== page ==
For John Giovannoni, co-owner of The Music Room in downtown Palatine, a dying request has become a reason to celebrate.
"His request before he passed away was that he didn't want a service or a memorial or a funeral or any of that, but he wanted a party," said Lindsey Lindstrom, a former employee who is organizing the party.
The party celebrating Giovannoni's life will be held from 2 to 8 p.m. Sunday, Feb. 17, at The Music Room, 26 N. Brockway in Palatine. It will feature photographs of Giovannoni at various stages of his life, as well as a slide presentation.
Giovannoni, 45, of Palatine, died Jan. 13 of brain cancer. He was diagnosed in December of 2011, and left The Music Room so he could focus on fighting his illness.
Giovannoni's life revolved around music. Besides his work at The Music Room, he played drums and trombone with the Elmhurst Jazz Band and the band Simply Vintage, and also taught music at both Quest Academy and St. Theresa's in Palatine. He emceed Palatine's yearly Pet Parade, and judged its Battle of the Bands.
Friends and co-workers spoke of Giovannoni's kindness, great sense of humor and love of music.
"John was like family to me,' said Lindstrom, who's worked at The Music Room for 13 years. "The thing that I celebrate the most about just having him in my life for that period of time was how loving he always was. Just very loyal and always took care of me."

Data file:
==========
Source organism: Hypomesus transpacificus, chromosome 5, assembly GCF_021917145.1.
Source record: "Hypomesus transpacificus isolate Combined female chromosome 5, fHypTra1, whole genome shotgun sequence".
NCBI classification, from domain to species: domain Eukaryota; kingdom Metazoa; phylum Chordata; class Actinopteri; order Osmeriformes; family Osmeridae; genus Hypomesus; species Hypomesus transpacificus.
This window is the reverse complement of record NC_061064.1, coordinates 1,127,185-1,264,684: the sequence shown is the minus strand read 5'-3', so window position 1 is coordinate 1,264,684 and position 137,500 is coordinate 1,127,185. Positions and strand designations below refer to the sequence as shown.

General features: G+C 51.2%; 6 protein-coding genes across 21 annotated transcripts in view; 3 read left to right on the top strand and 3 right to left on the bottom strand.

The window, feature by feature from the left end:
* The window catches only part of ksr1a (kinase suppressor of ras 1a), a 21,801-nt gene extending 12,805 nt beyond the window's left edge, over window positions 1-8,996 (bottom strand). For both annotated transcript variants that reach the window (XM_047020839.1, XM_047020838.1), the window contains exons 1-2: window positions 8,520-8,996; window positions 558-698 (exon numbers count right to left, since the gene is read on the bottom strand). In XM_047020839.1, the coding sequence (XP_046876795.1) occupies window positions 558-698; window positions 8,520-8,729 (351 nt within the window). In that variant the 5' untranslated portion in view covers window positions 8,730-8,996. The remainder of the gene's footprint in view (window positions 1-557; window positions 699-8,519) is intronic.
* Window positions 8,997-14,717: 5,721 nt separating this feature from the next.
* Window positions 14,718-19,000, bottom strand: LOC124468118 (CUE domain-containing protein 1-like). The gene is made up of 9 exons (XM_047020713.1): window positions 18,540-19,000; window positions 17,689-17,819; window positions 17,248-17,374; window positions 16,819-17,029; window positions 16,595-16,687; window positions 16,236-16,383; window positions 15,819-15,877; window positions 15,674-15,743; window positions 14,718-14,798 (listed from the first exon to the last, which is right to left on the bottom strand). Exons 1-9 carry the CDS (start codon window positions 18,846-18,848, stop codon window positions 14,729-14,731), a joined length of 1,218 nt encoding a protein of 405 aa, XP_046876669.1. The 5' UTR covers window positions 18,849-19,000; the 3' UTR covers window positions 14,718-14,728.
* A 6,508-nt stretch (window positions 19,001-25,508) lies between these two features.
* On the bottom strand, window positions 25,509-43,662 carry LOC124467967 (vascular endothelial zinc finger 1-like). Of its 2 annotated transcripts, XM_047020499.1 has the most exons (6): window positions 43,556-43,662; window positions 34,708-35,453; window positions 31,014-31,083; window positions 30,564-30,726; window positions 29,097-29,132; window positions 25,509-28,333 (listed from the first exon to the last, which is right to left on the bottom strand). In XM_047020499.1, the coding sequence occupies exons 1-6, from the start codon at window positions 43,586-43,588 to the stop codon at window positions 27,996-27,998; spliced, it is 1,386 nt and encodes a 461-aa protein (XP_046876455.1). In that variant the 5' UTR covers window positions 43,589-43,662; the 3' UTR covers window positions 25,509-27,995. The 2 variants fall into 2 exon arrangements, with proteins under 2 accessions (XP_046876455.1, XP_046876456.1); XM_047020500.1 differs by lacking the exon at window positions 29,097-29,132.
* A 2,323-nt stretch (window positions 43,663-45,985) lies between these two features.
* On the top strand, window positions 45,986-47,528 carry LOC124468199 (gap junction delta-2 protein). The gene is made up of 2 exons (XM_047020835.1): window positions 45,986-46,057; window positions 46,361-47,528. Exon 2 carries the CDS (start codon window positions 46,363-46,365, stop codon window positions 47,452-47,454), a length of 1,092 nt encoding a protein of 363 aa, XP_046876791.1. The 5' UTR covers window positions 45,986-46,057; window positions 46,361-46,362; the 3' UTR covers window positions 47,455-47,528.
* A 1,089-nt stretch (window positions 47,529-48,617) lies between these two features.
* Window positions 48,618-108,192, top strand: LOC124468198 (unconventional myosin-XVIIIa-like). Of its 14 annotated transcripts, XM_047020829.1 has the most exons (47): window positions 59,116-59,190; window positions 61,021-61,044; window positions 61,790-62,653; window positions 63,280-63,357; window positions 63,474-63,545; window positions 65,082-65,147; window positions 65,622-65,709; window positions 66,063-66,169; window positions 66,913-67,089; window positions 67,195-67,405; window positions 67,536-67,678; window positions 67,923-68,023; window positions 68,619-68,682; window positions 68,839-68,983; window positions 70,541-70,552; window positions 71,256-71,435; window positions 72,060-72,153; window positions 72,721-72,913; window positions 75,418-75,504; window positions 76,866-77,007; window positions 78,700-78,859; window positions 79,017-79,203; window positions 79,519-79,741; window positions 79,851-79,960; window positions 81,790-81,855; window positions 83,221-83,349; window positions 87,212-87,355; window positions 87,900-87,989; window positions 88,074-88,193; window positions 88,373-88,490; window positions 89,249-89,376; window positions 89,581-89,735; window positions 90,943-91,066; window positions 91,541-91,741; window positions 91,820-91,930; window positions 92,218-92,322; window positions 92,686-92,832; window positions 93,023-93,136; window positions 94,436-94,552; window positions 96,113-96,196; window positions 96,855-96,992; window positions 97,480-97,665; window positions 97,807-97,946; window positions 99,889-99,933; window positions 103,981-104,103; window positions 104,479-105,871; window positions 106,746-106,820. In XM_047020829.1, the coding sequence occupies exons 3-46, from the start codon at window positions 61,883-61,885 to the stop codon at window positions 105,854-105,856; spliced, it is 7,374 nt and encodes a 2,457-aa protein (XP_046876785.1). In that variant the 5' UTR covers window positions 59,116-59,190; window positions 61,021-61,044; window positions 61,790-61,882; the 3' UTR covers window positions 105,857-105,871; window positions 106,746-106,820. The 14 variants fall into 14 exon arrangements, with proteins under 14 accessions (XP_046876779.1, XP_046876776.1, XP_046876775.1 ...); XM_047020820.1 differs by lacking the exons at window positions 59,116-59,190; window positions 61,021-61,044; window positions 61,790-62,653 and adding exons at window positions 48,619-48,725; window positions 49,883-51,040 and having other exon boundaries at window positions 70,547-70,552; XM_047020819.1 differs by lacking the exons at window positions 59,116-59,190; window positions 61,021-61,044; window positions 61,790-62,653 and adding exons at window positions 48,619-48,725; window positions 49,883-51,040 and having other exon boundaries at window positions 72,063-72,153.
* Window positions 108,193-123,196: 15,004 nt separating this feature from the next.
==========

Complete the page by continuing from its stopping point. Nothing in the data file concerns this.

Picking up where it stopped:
Giovannoni made working at the retail store and music school fun, she added.
"Even though he was my boss, we would just laugh all day long. That was something that I hold dear in my heart when I think about him," she said.
The Music Room co-owner, Carol Cook, met Giovannoni 22 years ago when she hired him to play in a band she was putting together for a children's' musical. The two joined forces to open The Music Room in Palatine in 1994. It was originally located at 49 W. Slade Street, but in 2005, the business moved a half block east to 26 N. Brockway, where it stands today.
When they decided to go into business together, Giovannoni was managing a music store in Barrington, and Cook wanted to open her own business.
"His sense of humor really defined him," Cook said. "He was a very funny person and very outgoing."
Giovannoni was like an encyclopedia of knowledge about musical instruments, she added. For example, if an instrument line was being manufactured overseas and not in the United States, Giovannoni knew the line would have a different quality level, and he could pin it down to the years. If a guitar was made in a certain year, he knew the wood on the neck would change the value of the instrument.
"Even the difference of one year could mean thousands of dollars," Cook said. "That was his forte, not mine, for sure."
Cook said her business partner and friend loved learning about the history of musical instruments, the companies and their products.
"He would pore through the trade rags just learning about these companies," she said.
He also learned from on-the-job experience and working with musicians and customers.
"He was very, very caring about his customers and he wanted to deliver the best products and the best service that he could," Cook said. "I'm going to miss him horribly."
Giovannoni is survived by his wife, Chris Mitchell of Palatine; his parents, grandmother, sister, and many other family members.
A John Giovannoni Memorial Scholarship has been established. For details how to donate, call The Music Room at (847) 934-5440.